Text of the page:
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Canmore's busking policy tweaked to allow for increased times

“I know COVID is still happening, but I feel we’re in a space where we can start moving forward with things we put on hold or put to the side or we couldn’t actually evaluate properly as a result of the conditions we were in. I think busking is one of them, especially given the progress we made of pedestrianizing Main Street during the pandemic. I think a lot of things are aligning with vibrancy in the downtown and busking really adds to that.”
Canmore
The Town of Canmore. RMO File photo.

If you hear the sounds of music coming from areas of downtown Canmore this summer, it may be a busker entertaining crowds.

Town staff presented minor tweaking of its busking policy as it returns for a second year in 2022.

Buskers, who perform in public places for tips, will still be required to get a business licence that will have them permitted to play at four locations, with extended hours at three of those spots.

Elevation Place plaza, Friendship Park, Civic Centre plaza will allow buskers from 10 a.m. to 8 p.m., while Riverside Park will remain from 10 a.m. to 6 p.m. time.

“I love busking. I think busking adds vibrancy and coming out of the pandemic, going back to a pedestrian zone, introducing paid parking, I love seeing buskers around,” Coun. Wade Graham said. “I love seeing them on the corners. I know there are a few that people don’t appreciate and that’s art sometimes. I think everything we can do to encourage buskers is as many locations as possible, I would be supportive.”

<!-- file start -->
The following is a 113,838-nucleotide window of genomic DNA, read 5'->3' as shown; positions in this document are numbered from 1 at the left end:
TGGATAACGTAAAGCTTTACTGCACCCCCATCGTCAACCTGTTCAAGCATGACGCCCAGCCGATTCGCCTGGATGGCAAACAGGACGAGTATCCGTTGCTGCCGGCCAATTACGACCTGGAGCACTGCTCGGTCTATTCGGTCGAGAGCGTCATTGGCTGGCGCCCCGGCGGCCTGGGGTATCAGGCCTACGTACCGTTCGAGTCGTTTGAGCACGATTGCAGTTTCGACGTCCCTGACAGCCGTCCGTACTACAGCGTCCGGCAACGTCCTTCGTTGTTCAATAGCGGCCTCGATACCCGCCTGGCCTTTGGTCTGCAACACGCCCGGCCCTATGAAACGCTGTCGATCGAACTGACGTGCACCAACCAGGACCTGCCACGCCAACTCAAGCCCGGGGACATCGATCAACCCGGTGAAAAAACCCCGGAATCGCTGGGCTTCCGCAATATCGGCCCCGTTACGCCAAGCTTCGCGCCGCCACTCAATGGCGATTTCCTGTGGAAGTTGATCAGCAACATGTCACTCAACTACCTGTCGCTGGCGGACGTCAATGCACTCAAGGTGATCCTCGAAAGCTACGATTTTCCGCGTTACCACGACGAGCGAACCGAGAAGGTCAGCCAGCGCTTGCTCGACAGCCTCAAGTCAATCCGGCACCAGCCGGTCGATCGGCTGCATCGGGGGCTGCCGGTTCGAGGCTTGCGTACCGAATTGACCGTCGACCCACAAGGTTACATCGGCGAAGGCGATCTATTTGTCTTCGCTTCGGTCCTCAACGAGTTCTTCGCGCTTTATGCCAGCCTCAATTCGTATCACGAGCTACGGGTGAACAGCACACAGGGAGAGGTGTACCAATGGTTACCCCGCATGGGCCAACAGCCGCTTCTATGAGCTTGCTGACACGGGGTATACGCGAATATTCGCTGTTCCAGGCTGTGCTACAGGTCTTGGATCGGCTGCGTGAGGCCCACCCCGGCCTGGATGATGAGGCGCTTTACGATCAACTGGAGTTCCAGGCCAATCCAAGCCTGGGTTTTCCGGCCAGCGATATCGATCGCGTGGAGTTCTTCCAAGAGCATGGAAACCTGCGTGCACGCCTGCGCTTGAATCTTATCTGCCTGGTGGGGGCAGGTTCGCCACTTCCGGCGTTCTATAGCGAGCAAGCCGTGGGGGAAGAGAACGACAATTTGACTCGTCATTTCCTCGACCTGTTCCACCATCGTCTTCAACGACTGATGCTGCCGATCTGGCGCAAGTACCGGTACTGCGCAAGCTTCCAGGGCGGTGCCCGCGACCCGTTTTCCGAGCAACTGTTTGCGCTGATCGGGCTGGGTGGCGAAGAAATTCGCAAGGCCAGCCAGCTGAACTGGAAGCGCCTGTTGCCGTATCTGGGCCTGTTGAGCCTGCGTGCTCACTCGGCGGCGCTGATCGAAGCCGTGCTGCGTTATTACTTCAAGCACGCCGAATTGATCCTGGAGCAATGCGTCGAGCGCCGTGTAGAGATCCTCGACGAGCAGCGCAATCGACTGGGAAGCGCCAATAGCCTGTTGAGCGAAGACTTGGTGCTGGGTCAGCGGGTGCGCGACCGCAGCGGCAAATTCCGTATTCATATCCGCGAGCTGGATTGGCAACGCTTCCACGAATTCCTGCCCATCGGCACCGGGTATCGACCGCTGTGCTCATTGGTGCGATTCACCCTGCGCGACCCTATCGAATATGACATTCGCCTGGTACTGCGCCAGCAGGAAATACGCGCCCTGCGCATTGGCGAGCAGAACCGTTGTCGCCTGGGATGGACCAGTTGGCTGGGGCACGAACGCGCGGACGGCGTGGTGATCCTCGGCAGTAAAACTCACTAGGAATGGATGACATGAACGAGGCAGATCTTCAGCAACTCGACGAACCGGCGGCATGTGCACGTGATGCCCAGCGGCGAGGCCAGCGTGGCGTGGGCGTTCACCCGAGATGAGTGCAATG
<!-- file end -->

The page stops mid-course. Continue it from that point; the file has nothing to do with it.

The 2021 program had three licenses issued after estimating between 20 and 40 would be issued, but municipal enforcement spoke to “a large number of buskers not within the approved areas” and focused on education rather than ticketing.

Eleanor Miclette, the Town’s manager of economic development, said an issue for the low numbers was largely due to the program not being able to launch until June 20 because of provincial COVID-19 public health regulations.

She noted the Town has already started receiving applicants for this year and is expecting to see it grow.

The Town’s business registry bylaw was updated last year to include a policy for buskers to follow and requiring a business licence.

The bylaw permitted busking from May 1 to Oct. 31 from 10 a.m. to 6 p.m., but buskers weren’t allowed to be in the same area for more than two hours.

“I see this as a movement up as opposed to a clamping down,” said Mayor Sean Krausert on the growth of the policy.

The report noted how four residents on Riverside Road expressed disappointment in Riverside Park being selected last year.

A subsequent letter to the 19 Riverside Park property owners was sent out June 20 outlining the program. A follow-up letter was sent on Nov. 24, with only four responses being received and only one had noticed a busker playing.

Coun. Tanya Foubert said she hopes the Town’s policy will continue to add to the vibrancy of recent additions to the downtown area in past years.

“I know COVID is still happening, but I feel we’re in a space where we can start moving forward with things we put on hold or put to the side or we couldn’t actually evaluate properly as a result of the conditions we were in,” she said.

“I think busking is one of them, especially given the progress we made of pedestrianizing Main Street during the pandemic. I think a lot of things are aligning with vibrancy in the downtown and busking really adds to that.”